The new Delta plus variant has been formed due to a mutation in the Delta or B.1.617.2 variant, first identified in India and one of the drivers of the deadly second wave. The variant of COVID-19 – a version first detected in India – has evolved to form the ‘delta plus’ or AY.1 variant. Scientists say it has acquired a mutation associated with escaping immunity but stress there is “no cause for concern yet.
The central government on Tuesday confirmed that it has detected a mutation in the delta variant of SARS CoV2 virus which has emerged into an additional strain named as Delta Plus.
Confirming that the Delta variant played a crucial role in the second wave of the covid-19 pandemic, the government said that it has submitted the information to the global data system.
It has not yet been classified as a variant of concern, in which there is adverse consequence to humanity. As per data available in the public domain, this variant nullifies the use of monoclonal antibody. We will scientifically study and learn more about this variant. We are studying the strain and its spread and presence in the country.
Though there is no indication yet of the severity of the disease due to the new variant, Delta plus is resistant to the monoclonal antibody cocktail treatment for COVID-19 recently authorised in India. One of the emerging variants is B.1.617.2.1 also known as AY.1 characterized by the acquisition of K417N mutation, Vinod Scaria, clinician and scientist at Delhi’s CSIR-Institute of Genomics and Integrative Biology (IGIB), tweeted on Sunday. The mutation, he said, is in the spike protein of SARS-COV-2, which helps the virus enter and infect the human cells.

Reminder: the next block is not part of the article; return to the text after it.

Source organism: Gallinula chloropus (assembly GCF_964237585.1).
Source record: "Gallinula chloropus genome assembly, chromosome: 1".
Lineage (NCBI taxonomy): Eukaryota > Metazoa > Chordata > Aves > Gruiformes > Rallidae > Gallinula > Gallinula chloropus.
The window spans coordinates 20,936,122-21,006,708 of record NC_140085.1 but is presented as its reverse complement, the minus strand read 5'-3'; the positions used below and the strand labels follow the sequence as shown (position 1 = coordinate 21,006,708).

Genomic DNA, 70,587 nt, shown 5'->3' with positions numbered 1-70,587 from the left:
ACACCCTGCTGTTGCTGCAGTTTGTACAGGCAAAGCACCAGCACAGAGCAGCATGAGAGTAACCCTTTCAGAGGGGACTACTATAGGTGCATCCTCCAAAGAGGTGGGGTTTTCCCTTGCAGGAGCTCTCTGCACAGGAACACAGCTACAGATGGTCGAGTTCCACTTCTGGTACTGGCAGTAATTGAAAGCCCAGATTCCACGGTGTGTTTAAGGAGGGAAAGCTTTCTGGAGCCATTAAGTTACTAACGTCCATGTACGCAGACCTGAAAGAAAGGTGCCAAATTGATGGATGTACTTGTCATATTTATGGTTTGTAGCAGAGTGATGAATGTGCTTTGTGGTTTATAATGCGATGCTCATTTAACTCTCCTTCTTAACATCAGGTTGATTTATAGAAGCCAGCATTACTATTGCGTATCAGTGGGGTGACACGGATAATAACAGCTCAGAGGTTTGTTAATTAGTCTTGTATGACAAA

The ‘delta plus’ variant is a mutated version of the more aggressive B.1.617.2 strain that drove the second wave of infections in India. It is characterised by the K417N mutation in the spike protein of the SARS-CoV2 virus that causes the COVID-19 disease. The spike protein is what helps the virus enter and infect human cells, and the K417N mutation has been associated with immune escape, or evasion, that leaves it less susceptible, or more immune, to the vaccine or any form of drug therapy.
Similar to antibodies which are proteins that the body naturally produces to defend itself against the disease, monoclonal antibodies are artificially created in a lab and tailor-made to fight the disease they treat. Casirivimab and Imdevimab are monoclonal antibodies that are specifically directed against the spike protein of SARS-CoV-2, and designed to block the virus’ attachment and entry into human cells.
However, there is no cause for concern as reports of the new variant are still low and there is no indication, as yet, about the severity of the disease, Anurag Agrawal, Director of Delhi’s CSIR-Institute of Genomics and Integrative Biology (IGIB), said. He also said blood plasma from a number of fully vaccinated individuals would have to be tested against this variant to establish if it shows any significant level of immune escape.